Next in my series on Design Patterns and their implementation in PL/SQL – also see previous articles on Dependency Injection of Values, Dependency Injection of Interfaces and the Template Pattern – is a discussion of the Observer Pattern. We will see a fairly elegant implementation of this pattern that provides for a very loosely (runtime) coupled architecture where packages can advise procedures of custom events.
Inside components in your application, whether you built them or someone else did, there may be many things going on. Attempts to update data, calculations, communications with external resources. You may have an interest in specific events inside such a component. You would like to be told about such events when they occur.
The Observer Patterns describes an one-to-many dependency between a subject object and any number of observer objects so that when the subject object changes state, all its observer objects are notified and updated automatically. The Observer pattern is also known as Dependents and Publish-Subscribe. Also see: http://sern.ucalgary.ca/courses/SENG/609.04/W98/lamsh/observerLib.html .
The most explicit example of an implementation of the Observer Pattern in the Oracle Database is through the Database Triggers. You can easily register an interest in DML events that occur on a table, by creating a trigger for the event you are interested in. The database also support system events that you can register an observer for, by creating triggers such as post-create, post-logon and pre-truncate.
You cannot register an observer for less explicit events – business events occurring inside your packages without additional effort. The database does not know about such events. So you need to publish these events to the interested parties yourself. The package is the only one who knows when the event occurs. However, the way interested observers are notified may differ. Let’s look at two ways to implement event publication and consumption. Note: on an even grander scale, we could use Advanced Queues as infrastructure for the events. For this discussion, it would be overkill. Let’s take a look at a simple, elegant and effective implementation of the Observer Pattern in PL/SQL.
Registering Observers directly with the Observable
One way of implementing the Observer Pattern – which is very close to the Java way – is to register observers – event consumers – with the package that generates the events, the observable. Whenever an event occurs, the package will call each of the registered observers, passing along the name and details of the event. How each observer handles the event is of no concern to the package.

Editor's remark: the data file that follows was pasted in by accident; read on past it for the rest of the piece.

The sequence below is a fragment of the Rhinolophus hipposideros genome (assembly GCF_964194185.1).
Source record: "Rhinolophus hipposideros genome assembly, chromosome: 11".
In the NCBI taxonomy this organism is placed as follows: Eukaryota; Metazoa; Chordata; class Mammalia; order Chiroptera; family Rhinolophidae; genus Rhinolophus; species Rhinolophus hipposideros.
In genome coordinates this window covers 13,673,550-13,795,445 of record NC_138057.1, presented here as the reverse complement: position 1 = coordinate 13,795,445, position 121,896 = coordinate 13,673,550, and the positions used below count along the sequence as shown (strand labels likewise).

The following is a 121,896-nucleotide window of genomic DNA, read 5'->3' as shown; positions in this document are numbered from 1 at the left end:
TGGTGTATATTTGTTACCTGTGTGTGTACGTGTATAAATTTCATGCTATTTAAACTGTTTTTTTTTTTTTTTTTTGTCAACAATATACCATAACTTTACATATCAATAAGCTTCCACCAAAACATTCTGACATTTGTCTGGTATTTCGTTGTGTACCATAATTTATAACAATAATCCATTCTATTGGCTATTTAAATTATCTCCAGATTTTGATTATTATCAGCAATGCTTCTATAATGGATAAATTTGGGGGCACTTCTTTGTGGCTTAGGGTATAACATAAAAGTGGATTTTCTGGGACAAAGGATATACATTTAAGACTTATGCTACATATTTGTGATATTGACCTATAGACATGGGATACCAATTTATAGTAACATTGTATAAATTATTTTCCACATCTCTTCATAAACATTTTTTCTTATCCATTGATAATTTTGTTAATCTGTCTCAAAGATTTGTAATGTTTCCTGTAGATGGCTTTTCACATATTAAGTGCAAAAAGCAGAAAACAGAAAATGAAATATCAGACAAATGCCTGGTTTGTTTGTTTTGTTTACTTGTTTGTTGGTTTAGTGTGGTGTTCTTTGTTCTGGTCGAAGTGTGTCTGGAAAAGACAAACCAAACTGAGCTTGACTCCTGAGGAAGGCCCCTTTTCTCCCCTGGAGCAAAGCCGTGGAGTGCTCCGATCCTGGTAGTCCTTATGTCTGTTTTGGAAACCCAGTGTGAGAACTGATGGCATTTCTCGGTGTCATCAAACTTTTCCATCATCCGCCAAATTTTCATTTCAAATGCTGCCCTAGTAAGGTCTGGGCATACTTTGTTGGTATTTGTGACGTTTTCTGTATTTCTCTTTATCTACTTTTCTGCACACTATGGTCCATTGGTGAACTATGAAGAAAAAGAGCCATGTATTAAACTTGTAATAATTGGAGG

A package can publish multiple types of events. Observers can register for a specific event-type or for all events.
Two overloaded procedure to register observers as well as a pair to unregister:
Register_observer and register_observer(p_observer in varchar2). In the first case, the object calling in will be registered itself – using the dbms_utility.format_call_stack whocalledme helper function; it will be assumed that the caller is a package that implements the a notify() procedure with input parameters p_observable in varchar2 – the name of the package that sent the event – p_event_type in varchar2 and p_event_values hashmap with the parameters associated with the event. Unfortunately, PL/SQL does not have the concept of multiple threads – apart from using dbms_job to spawn a background task – so typically the observers will run after each other rather than simultaneously.
Let’s take the HRM_SALARY_RULES package as an example. It can generate a number of events:
- A business rule validation has failed
- The performance of validations has deteriorated below 400 ms
- Someone is attempting a salary decrease
- A salary increase was attempted for the job PRESIDENT
Another interesting event would be: more than 30% of all validations fail. However, that is a conclusion that can only be drawn across all session. When we discuss static variables, we will return to this particular event.
We have the HRM_SALARY_RULES package accept registration of observers in the following way:
Procedures like reg_perf_loss_observer and reg_sal_decrease_observer can be invoked to register an observer for the specific event type. The observer must adhere to a predefined interface – it should be a procedure, stand alone or in a package – that accepts the following parameters:
- p_observable in varchar2 — the name of the package that sent the event
- p_event_type in varchar2
- p_event_values in observer_pattern_helper.hashmap